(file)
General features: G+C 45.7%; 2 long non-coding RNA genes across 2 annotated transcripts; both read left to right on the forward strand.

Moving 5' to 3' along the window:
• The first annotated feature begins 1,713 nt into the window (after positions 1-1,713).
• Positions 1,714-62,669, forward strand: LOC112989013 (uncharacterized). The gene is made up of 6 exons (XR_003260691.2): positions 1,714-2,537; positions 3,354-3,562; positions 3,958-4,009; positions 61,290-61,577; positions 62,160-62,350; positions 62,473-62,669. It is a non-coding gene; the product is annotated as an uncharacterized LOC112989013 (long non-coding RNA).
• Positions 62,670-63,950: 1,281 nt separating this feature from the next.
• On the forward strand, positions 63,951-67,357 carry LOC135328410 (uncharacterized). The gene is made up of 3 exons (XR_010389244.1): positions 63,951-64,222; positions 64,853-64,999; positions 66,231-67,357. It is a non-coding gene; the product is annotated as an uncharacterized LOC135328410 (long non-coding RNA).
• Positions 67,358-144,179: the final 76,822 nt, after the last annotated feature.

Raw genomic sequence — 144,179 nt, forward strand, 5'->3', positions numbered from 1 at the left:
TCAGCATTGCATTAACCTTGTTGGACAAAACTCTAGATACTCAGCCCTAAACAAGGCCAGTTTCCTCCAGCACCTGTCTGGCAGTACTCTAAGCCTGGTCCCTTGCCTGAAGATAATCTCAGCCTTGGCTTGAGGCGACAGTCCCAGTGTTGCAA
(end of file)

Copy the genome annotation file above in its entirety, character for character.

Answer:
General features: G+C 45.7%; 2 long non-coding RNA genes across 2 annotated transcripts; both read left to right on the forward strand.

Moving 5' to 3' along the window:
• The first annotated feature begins 1,713 nt into the window (after positions 1-1,713).
• Positions 1,714-62,669, forward strand: LOC112989013 (uncharacterized). The gene is made up of 6 exons (XR_003260691.2): positions 1,714-2,537; positions 3,354-3,562; positions 3,958-4,009; positions 61,290-61,577; positions 62,160-62,350; positions 62,473-62,669. It is a non-coding gene; the product is annotated as an uncharacterized LOC112989013 (long non-coding RNA).
• Positions 62,670-63,950: 1,281 nt separating this feature from the next.
• On the forward strand, positions 63,951-67,357 carry LOC135328410 (uncharacterized). The gene is made up of 3 exons (XR_010389244.1): positions 63,951-64,222; positions 64,853-64,999; positions 66,231-67,357. It is a non-coding gene; the product is annotated as an uncharacterized LOC135328410 (long non-coding RNA).
• Positions 67,358-144,179: the final 76,822 nt, after the last annotated feature.

Raw genomic sequence — 144,179 nt, forward strand, 5'->3', positions numbered from 1 at the left:
TCAGCATTGCATTAACCTTGTTGGACAAAACTCTAGATACTCAGCCCTAAACAAGGCCAGTTTCCTCCAGCACCTGTCTGGCAGTACTCTAAGCCTGGTCCCTTGCCTGAAGATAATCTCAGCCTTGGCTTGAGGCGACAGTCCCAGTGTTGCAA